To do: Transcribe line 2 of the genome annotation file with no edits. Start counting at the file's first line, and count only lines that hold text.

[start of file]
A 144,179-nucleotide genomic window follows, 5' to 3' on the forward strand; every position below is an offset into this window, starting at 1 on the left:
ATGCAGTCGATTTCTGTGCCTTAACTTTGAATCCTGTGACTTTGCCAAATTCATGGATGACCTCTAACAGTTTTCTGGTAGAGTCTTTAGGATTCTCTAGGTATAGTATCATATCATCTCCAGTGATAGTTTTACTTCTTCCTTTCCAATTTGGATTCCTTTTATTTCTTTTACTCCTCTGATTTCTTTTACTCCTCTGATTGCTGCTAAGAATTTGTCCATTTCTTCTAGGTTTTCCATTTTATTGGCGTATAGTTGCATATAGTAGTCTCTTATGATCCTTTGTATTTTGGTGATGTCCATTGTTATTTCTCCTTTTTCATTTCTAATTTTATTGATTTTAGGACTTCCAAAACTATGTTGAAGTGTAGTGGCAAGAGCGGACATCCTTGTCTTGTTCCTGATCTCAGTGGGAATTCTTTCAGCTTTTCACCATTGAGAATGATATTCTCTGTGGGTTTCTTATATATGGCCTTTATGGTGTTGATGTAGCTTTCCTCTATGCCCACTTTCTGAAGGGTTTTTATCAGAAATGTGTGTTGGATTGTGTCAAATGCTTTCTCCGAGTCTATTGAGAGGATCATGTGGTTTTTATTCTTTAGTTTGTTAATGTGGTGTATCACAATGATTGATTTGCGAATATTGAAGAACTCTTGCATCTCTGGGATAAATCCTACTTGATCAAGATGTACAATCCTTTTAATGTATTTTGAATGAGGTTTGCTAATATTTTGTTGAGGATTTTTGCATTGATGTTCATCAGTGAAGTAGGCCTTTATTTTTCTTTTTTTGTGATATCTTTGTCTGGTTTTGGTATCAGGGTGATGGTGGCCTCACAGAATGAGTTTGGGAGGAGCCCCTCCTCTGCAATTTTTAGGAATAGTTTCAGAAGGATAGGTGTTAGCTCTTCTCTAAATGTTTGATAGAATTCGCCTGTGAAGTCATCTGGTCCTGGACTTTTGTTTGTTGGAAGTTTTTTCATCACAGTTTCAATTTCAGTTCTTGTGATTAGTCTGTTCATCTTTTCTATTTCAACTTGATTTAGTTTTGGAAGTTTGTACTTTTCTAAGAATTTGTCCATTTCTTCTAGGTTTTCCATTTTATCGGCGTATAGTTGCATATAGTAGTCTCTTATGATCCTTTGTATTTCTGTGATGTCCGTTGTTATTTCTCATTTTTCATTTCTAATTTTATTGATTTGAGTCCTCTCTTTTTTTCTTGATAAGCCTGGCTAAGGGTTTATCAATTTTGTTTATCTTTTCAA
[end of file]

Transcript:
ATGCAGTCGATTTCTGTGCCTTAACTTTGAATCCTGTGACTTTGCCAAATTCATGGATGACCTCTAACAGTTTTCTGGTAGAGTCTTTAGGATTCTCTAGGTATAGTATCATATCATCTCCAGTGATAGTTTTACTTCTTCCTTTCCAATTTGGATTCCTTTTATTTCTTTTACTCCTCTGATTTCTTTTACTCCTCTGATTGCTGCTAAGAATTTGTCCATTTCTTCTAGGTTTTCCATTTTATTGGCGTATAGTTGCATATAGTAGTCTCTTATGATCCTTTGTATTTTGGTGATGTCCATTGTTATTTCTCCTTTTTCATTTCTAATTTTATTGATTTTAGGACTTCCAAAACTATGTTGAAGTGTAGTGGCAAGAGCGGACATCCTTGTCTTGTTCCTGATCTCAGTGGGAATTCTTTCAGCTTTTCACCATTGAGAATGATATTCTCTGTGGGTTTCTTATATATGGCCTTTATGGTGTTGATGTAGCTTTCCTCTATGCCCACTTTCTGAAGGGTTTTTATCAGAAATGTGTGTTGGATTGTGTCAAATGCTTTCTCCGAGTCTATTGAGAGGATCATGTGGTTTTTATTCTTTAGTTTGTTAATGTGGTGTATCACAATGATTGATTTGCGAATATTGAAGAACTCTTGCATCTCTGGGATAAATCCTACTTGATCAAGATGTACAATCCTTTTAATGTATTTTGAATGAGGTTTGCTAATATTTTGTTGAGGATTTTTGCATTGATGTTCATCAGTGAAGTAGGCCTTTATTTTTCTTTTTTTGTGATATCTTTGTCTGGTTTTGGTATCAGGGTGATGGTGGCCTCACAGAATGAGTTTGGGAGGAGCCCCTCCTCTGCAATTTTTAGGAATAGTTTCAGAAGGATAGGTGTTAGCTCTTCTCTAAATGTTTGATAGAATTCGCCTGTGAAGTCATCTGGTCCTGGACTTTTGTTTGTTGGAAGTTTTTTCATCACAGTTTCAATTTCAGTTCTTGTGATTAGTCTGTTCATCTTTTCTATTTCAACTTGATTTAGTTTTGGAAGTTTGTACTTTTCTAAGAATTTGTCCATTTCTTCTAGGTTTTCCATTTTATCGGCGTATAGTTGCATATAGTAGTCTCTTATGATCCTTTGTATTTCTGTGATGTCCGTTGTTATTTCTCATTTTTCATTTCTAATTTTATTGATTTGAGTCCTCTCTTTTTTTCTTGATAAGCCTGGCTAAGGGTTTATCAATTTTGTTTATCTTTTCAA